Civil Protection Unit takes on Advanced Training for disaster relief with Precision Drone Training

Edwin Chabuka Avatar

In November 2021, the Civil Protection Unit (CPU) acquired 18 DJI Mavic 2 Enterprise Dual drones, through the UNDP. The aim is to manage and monitor areas in Zimbabwe that are prone to natural disasters like floods, and cyclones. Operators from the organization successfully completed their Civil Aviation Authority of Zimbabwe (CAAZ) Remote Pilot Licence (RPL) and have taken their preparations a step further by contracting CAAZ-certified Precision Drone Training to deepen their knowledge about Disaster Management with the use of remotely piloted aircraft.

Industry-specific advanced training courses. What are they?

The course, which falls under Precision Drone Training’s Industry Specific Curriculum, aims to enhance the skills that the Civil Protection Unit’s pilots learned in their RPL certification. On top of that, the CPU’s pilots will learn the fundamentals of:

  • Effective operation of their DJI Mavic 2 Enterprise Dual drones
  • The importance of mission planning and preflight checklists assuring successful operations.
  • Responsibilities they have not only to the mission but to the airspace and other aircraft that will be operating in and around it.
  • Autonomous flight operations when mapping areas that have been struck by disaster.
  • Software used to map and process images collected.
  • Ways of productive collaboration with emergency services, communities, local authorities, sister agencies, and other stakeholders in disaster response missions

Advanced training course process

The advanced training is split into two sections over a four-day period, starting off with theory and then progressing to practical training. After undergoing Precision Drone Training’s Industry Specific Course, the Civil Protection Unit and its pilots will more effectively be able to conduct disaster management exercises to aid emergency response teams in clearing things like power lines that may have fallen and obstacles that would restrict the movement of first responders.

More importantly, the Civil Protection Unit will now be able to provide a valuable aerial vantage point from which the areas affected by a disaster can be monitored to save lives. The data that the drones collect will also help the government and local authorities with post-disaster measures and reconstruction.

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  1. Walter Tengesayi


  2. Imi Vanhu Musadaro

    This sounds like a sponsored piece, something you’d expect to read on the PDT website.

    Anyways, it’s ironic though that the CPU and/or government, refused free assistance from a drone company, post cyclone Idai, to help in mapping and searches. Hopefully, their training will benefit our citizenry and it’s not just being done because UNDP is sponsoring.

  3. Anonymous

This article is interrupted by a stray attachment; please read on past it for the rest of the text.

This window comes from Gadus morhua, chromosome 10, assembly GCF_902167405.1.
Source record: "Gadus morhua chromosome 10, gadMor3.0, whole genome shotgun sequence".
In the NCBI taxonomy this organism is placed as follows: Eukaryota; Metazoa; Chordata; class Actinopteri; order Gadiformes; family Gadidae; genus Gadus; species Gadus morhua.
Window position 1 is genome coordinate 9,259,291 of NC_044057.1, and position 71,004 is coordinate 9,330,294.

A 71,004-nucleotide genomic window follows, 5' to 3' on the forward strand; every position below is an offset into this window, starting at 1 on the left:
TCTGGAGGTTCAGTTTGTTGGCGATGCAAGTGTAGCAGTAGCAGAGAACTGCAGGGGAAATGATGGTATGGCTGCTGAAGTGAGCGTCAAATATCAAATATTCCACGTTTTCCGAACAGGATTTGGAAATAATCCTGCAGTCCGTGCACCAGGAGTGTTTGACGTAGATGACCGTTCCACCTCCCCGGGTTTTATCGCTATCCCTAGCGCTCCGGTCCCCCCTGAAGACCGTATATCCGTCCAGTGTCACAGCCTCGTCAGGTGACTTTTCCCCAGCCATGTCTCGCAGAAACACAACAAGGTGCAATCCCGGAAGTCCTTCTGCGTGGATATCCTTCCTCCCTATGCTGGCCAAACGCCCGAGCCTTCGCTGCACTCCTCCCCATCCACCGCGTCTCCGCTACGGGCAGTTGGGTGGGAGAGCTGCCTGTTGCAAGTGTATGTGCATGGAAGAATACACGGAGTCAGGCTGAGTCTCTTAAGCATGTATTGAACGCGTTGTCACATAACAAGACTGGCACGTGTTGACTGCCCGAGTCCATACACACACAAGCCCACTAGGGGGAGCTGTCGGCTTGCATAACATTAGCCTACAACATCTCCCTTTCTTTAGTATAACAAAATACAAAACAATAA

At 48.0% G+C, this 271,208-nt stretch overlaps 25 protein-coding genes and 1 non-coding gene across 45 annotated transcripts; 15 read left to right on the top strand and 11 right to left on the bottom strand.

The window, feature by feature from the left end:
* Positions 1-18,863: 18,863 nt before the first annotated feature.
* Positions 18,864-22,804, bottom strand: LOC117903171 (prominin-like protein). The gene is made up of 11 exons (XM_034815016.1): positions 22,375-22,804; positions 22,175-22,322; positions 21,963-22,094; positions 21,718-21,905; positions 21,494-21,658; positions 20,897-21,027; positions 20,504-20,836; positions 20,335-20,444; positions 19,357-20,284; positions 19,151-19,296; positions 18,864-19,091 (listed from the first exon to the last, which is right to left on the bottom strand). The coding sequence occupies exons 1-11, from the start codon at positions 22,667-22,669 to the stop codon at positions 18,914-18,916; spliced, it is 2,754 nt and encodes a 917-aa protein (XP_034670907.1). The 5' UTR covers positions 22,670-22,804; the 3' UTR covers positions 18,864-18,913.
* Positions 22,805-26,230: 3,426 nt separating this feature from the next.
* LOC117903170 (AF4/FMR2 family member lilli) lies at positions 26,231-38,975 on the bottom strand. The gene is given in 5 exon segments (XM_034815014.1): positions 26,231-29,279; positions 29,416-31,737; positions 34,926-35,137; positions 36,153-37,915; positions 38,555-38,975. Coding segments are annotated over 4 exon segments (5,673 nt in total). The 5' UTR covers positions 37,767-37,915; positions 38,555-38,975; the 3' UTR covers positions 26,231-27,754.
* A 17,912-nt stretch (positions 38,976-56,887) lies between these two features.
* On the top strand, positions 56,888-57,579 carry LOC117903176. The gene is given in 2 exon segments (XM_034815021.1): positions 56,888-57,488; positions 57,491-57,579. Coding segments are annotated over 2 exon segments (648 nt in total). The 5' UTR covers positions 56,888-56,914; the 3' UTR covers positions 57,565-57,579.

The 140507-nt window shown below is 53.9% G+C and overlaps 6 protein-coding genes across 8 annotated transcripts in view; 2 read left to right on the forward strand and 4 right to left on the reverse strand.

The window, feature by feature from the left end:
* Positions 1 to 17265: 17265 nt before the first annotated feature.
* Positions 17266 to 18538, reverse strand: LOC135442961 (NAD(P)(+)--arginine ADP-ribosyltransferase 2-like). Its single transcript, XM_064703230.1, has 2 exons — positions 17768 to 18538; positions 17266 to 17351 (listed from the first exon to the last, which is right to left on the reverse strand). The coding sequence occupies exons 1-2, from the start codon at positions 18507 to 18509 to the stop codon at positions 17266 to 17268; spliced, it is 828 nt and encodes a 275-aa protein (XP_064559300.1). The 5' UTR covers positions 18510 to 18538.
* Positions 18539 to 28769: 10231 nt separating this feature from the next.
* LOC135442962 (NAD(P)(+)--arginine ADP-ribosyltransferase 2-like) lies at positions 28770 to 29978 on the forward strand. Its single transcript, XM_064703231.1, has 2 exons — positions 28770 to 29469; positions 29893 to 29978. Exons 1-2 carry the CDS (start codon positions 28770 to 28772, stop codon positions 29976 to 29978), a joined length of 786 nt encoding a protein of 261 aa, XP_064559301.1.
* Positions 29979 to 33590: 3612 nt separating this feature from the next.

I won’t be shocked if our military doesn’t have a single drone.

  4. Lancet 3 suicide drone

    The government should encourage farmers , security forces and councils to use drones coz it will be easy to manage things like deforestation and land degradation.

    1. Eye in the sky

      If that satellite we are launching isn’t vapourware, this is the kind of data it should be collecting.

    2. Unknown

      For the profitable farms success of widespread adoption of drones depends on the track record of use of drones in farming. If the companies offering drones and services using drones are overselling the benefits the are not be realized by the farmers, then the poor track record will dissuade farmers from adopting drone technology in their operations. So for the viable farms it could be a matter of wait and see attitude and not wanting to take the risk of yet to be proven claims of benifits in their own environment and not from case studies from abroad.

      For the other farmers the case of justifying use of drone technology is still a pie in the sky. Those farmers have would place more priority and preference for more well-proven alternative technologies. The push for drone technology is coming from new start-ups and the technology itself is new, so there no urgency for the farmers or the government to rush into the drone technology wave. The government already has a deficit in delivering services and providing aid in well-proven alternative technologies.

      Until the benefits of benefits of drone technology are well-proven to be magnitudes better than alternative technologies, drone use in farming and other industries will remain a research curiosity or an opportunity to experiment for a few who can take financial risks. The few with financial ability can put to test the claims of the benefits of using drones compared to the alternatives. The success of these experiences will dictate the way forward. Failure in implementing drones as alternative can be a huge setback for the technology in Zimbabwe. What is missing are the hard figures to show that drones are superior to to the alternatives. Right now we are seeing only promises without proof that they are easily achieved. The execution is still up in the air.

  5. Jiga

    What’s up? Where are the new articles? Magetsi aenda kuno kuMasvingo apa phone yangu iri pa 11% and I have an exam tomorrow. How tf am I supposed to study with the notes in my phone?

  6. Raquel Langeveldt

    I hear the fees are exorbitant for the RPL licence….and its sponsored By UNDP

  7. Unknown

    The costs add up to a lot. I don’t know if Zimbabwe has those insurance coverage which you buy by the hour and are some of the most affordable. (There are are American and British Insurance companies offering the insurance coverage for Nort America and Britain. For other countries I countries I think they say contact us)